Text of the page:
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Zephyr Weekly Update – Fixing the search experience

By December 15, 2023No Comments

As a lot of folks are wrapping up for the holiday season, the Zephyr community hasn’t slowed down all that much last week and there were quite a few noteworthy additions that this blog post will be covering, including a pretty cool (albeit short!) demo video.

Improved documentation search experience

One of the top complaints I’ve heard ever since I became the documentation manager for the Zephyr Project is how it can sometimes be hard to find information in the project’s documentation. It’s certainly true that the search engine historically available on isn’t always giving the most helpful results.

As of last week, a new search experience is available with Google Programmable Search now being the default search engine when browsing the Zephyr documentation.

The new engine is faster, much more tolerant to typos, and allows you to write advanced search queries that are more than just a couple keywords (ex. you may use double-quotes to keep words together, exclude keywords by using the minus sign, etc.).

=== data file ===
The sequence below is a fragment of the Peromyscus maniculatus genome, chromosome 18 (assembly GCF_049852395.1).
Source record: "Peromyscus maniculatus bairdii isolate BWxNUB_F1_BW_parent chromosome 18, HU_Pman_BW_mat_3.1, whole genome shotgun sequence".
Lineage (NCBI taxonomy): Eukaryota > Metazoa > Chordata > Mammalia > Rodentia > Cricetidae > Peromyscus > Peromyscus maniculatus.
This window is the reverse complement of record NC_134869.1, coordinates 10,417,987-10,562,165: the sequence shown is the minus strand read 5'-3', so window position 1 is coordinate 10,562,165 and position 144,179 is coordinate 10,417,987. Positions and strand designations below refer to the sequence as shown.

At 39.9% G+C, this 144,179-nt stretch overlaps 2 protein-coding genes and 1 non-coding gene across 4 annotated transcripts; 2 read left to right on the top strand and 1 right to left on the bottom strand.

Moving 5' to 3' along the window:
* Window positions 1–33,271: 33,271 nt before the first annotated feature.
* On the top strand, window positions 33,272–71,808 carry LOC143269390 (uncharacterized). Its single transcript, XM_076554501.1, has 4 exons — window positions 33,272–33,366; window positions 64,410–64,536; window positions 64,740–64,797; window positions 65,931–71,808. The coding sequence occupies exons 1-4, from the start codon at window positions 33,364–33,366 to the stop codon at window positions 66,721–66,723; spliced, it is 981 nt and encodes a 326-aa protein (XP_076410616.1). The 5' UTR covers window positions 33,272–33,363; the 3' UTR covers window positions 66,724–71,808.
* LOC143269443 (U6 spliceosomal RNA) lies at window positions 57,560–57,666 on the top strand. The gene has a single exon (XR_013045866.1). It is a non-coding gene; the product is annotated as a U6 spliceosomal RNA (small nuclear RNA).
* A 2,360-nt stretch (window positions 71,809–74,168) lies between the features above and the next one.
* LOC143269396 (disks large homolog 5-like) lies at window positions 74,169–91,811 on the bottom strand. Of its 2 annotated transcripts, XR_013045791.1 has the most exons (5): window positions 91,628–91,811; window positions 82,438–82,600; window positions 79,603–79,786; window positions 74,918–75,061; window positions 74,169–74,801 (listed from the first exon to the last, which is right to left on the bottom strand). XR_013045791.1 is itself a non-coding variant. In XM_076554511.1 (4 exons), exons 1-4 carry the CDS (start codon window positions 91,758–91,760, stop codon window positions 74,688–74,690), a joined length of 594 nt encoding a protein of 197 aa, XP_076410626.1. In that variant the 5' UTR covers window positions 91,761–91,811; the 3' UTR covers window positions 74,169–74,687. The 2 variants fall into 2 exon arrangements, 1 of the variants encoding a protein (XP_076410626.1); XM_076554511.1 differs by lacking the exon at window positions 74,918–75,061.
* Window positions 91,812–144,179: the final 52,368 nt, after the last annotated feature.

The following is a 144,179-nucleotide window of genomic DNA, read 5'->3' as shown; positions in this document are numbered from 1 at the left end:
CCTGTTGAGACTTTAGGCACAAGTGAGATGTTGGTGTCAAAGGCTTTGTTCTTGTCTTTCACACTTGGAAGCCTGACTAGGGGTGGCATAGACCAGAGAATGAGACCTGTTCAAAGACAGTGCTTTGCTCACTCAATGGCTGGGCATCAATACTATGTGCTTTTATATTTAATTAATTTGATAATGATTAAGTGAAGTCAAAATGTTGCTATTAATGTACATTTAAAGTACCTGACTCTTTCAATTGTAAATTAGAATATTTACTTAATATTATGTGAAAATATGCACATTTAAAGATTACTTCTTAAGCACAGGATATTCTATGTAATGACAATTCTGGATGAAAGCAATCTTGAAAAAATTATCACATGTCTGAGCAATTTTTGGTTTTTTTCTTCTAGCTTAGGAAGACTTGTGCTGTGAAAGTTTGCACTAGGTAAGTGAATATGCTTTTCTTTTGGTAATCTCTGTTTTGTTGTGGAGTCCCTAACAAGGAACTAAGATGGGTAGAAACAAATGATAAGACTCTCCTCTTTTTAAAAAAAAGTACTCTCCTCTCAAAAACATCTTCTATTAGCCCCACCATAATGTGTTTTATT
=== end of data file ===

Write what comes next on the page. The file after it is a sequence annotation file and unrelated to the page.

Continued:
Meta-categories such as “Code Samples”, “API reference”, etc. are also available for you to narrow down the list of search results to only the category of results you care about (if you feel a category is missing, btw, let me know!). See for example the screenshot below, with top 3 results to the query “toggle a GPIO” — they are exactly what you’d expect them to be, but should you want more concrete examples of how to toggle a GPIO, clicking the “Samples” tab (or the green label in the search results) will give you just that!

Search results for “toggle a GPIO” using the new search experience in

💡 Pro Tip: Press / to quickly focus on the search box while navigating the documentation.

Capacitive touch sensor for ESP32

Capacitive touch sensors are a kind of specialized GPIO with dedicated circuitry that detects an approaching finger by measuring a variation in the capacitance of the circuit.

Espressif devices typically include support for capacitive touch, and PR #64931 just made it possible to access this feature in Zephyr! The new driver is a standard input driver and as such fits nicely in the now pretty rich input subsystem.